Physiological Responses to Maximal Exercise Testing and the Modified Incremental Shuttle Walk Test in Adults After Thermal Injury: A Pilot Study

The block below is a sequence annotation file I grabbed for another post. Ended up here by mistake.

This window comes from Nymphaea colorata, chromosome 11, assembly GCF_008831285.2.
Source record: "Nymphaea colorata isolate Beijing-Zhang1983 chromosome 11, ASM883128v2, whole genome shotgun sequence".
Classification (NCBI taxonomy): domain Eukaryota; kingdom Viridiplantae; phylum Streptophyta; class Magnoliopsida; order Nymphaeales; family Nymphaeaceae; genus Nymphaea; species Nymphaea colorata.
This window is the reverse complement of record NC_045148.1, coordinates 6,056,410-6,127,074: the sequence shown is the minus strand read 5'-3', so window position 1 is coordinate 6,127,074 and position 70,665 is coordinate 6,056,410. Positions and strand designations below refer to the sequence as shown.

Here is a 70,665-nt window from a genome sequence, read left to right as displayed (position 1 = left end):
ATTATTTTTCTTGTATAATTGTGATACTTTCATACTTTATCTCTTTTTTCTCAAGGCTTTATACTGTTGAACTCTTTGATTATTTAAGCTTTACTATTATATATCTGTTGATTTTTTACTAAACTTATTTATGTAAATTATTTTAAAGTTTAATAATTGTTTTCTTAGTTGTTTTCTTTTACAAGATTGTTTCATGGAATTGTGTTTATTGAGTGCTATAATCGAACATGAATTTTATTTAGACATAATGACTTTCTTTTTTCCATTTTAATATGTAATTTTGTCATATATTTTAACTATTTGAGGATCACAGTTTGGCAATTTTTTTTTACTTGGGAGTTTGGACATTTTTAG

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The ongoing hypermetabolic response associated with burn injury contributes significantly to loss of function, morbidity, and mortality. Exercise is strongly recommended to assist recovery and overall functional outcome. To date, there have been limited studies investigating the validity and practicality of both maximal laboratory and field tests in adult burns survivors. The objective of this study was to determine the metabolic and ventilatory response to cardiopulmonary maximal exercise testing (CPET) and the modified shuttle walk test (MSWT) in adult burns patients. Fifteen people (13 male) with a mean TBSA of 38.5% (16.0%) underwent both MSWT and CPET within a 5-day period in random order. The majority of participants demonstrated a normal response to CPET. Two participants with a history of inhalation burns demonstrated a respiratory limitation to exercise with desaturation (91 and 89%) at the end of the CPET, which returned to normal within 2 minutes after exercise. The correlation between VO2peak as measured via CPET and distance as measured in MSWT was 0.7. Mean results measured in MSWT for maximal heart rate and perceived exertion scores were lower than those achieved with CPET results: 91 and 88%, respectively. There were no adverse events during both the MSWT and CPET. This study demonstrates that after burn injury, CPET and MSWT can be performed safely in the majority of patients early in the postdischarge rehabilitation period. MSWT is likely to be submaximal at 80 to 90% of CPET results but is easy to replicate and cost-effective, thus a viable mechanism for monitoring aerobic capacity.

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